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|SOHO/LASCO Comets | Solar Sounds | SOHO Spacecraft |

|Fast CMEs | Slow or Balloon CMEs | Halo events |

About CMEs

A coronal mass ejection (CME) has been defined as "An observable change in coronal structure that (a) occurs on a time scale between a few minutes and several hours and (b) involves the appearance of a new discrete bright light feature in the coronagraph field of view" (Hundhausen 1984). This definition of CMEs has been very widely accepted to be the most appropriate one as it stresses on the observational aspect and the transient nature of the phenomena while eluding the interpretation of the feature itself and its potential origin.

CMEs form an exciting topic of current research and they are among the major science objectives of the SOHO mission and the LASCO instruments in particular. A typical example of a CME as observed in whitelight by LASCO-C2 coronagraph on June 2, 1998 is shown below. The field of view here is 2-6 Rsun.

Some of the key questions that remain unsettled are outlined below:

  • What are the origins of the CMEs?
  • Where and how are they accelerated?
  • Do fast CMEs accelerate differently than the slow ones?

In order to help answer these questions, it is important to know that there are several types of CMEs. Broadly, there are two kinds of classification of CMEs, based on observations by several past and present space coronagraphs. One classification is based on the kinematic properties of CMEs (MacQueen and Fisher, 1983) and the other on the structure and morphology (Howard et al. 1985). The former classification is based on measurements of flow speeds and acceleration in CMEs and is of utmost importance in understanding the initiation and propagation of CMEs.The speeds of CMEs are known to typically lie in the range 50-2000 km/s. MacQueen and Fisher (1983) classified CMEs, based on the kinematics of a large number of coronal transients observed from both the space coronagraph on Skylab and a ground based coronagraph. Under this classification, CMEs can be divided in the following two major classes:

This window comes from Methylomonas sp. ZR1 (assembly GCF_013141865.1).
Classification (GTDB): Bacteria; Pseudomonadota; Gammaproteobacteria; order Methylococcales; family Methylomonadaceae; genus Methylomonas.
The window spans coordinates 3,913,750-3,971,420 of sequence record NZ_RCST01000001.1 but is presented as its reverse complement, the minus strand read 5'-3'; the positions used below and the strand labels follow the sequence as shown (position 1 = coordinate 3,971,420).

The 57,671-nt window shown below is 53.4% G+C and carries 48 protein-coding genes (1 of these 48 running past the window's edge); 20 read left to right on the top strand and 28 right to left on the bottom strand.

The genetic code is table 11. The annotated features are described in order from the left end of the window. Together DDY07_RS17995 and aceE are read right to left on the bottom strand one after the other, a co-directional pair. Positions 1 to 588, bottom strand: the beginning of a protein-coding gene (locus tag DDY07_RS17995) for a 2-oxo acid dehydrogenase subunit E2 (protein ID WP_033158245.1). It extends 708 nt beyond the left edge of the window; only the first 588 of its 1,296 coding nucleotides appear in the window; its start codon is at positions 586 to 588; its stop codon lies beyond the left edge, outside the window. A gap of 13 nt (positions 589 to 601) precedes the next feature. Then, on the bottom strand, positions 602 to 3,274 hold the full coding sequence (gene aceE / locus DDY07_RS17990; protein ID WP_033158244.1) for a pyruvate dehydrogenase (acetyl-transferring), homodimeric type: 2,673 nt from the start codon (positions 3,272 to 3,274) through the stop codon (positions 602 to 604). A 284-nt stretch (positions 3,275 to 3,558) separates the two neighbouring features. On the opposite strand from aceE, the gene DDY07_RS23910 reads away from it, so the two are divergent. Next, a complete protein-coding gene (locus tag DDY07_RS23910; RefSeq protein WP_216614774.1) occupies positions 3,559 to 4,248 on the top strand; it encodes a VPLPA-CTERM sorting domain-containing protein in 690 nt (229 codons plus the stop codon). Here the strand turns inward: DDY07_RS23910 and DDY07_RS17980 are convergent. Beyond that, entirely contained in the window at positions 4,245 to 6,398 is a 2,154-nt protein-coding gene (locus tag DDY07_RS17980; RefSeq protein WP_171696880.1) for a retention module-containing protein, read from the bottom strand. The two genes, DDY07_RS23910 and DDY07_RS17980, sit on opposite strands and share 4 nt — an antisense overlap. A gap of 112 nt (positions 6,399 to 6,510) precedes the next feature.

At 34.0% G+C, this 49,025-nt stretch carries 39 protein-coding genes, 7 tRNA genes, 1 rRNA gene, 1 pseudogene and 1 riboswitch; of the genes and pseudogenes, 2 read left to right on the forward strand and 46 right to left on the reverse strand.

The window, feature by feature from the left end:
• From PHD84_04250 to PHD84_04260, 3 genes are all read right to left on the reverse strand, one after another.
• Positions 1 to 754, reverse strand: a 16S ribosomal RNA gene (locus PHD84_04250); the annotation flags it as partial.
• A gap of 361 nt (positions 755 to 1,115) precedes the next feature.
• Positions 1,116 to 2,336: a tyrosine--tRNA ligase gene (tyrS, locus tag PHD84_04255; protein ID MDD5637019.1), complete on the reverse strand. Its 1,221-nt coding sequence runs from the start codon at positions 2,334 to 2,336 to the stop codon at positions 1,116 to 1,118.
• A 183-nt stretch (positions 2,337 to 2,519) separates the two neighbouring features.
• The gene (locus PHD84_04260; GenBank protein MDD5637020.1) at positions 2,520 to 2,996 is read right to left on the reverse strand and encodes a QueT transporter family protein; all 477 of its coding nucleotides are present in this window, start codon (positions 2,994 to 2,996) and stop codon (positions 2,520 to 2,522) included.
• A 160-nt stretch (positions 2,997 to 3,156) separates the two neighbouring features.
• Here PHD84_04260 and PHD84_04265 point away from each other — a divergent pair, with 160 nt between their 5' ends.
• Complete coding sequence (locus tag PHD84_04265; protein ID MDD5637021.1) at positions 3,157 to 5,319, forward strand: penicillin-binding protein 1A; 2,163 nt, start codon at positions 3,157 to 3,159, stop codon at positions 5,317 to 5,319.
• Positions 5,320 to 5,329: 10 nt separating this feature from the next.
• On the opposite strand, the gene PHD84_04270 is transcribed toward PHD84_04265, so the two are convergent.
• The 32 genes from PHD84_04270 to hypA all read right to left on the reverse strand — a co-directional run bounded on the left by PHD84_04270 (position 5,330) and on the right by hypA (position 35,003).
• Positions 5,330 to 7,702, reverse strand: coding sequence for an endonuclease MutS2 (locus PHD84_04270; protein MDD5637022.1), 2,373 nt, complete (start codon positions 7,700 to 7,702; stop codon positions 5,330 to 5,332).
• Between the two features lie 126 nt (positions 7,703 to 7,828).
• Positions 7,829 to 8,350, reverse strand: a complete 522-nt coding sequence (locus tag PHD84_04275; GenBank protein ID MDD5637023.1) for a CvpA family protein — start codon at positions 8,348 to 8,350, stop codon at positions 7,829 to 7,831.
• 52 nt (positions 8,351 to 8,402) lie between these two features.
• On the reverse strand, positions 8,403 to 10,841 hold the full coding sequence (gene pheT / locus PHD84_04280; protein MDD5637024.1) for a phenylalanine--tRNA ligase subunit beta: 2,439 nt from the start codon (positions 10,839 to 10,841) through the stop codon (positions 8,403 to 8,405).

• Fast events or flare-associated events that start with high speeds ~ 700 km/s and show no acceleration 0.3 m/s2
  • Eruptive or slow events that start with low speeds of the order of 10-20 km/ s and attain some value of acceleration which range between 0-50 m/s2.

Dr. Nandita Srivastava

questions and comments:

Rainer Schwenn schwenn@linmpi.mpg.de
Borut Podlipnik podlipnik@linmpi.mpg.de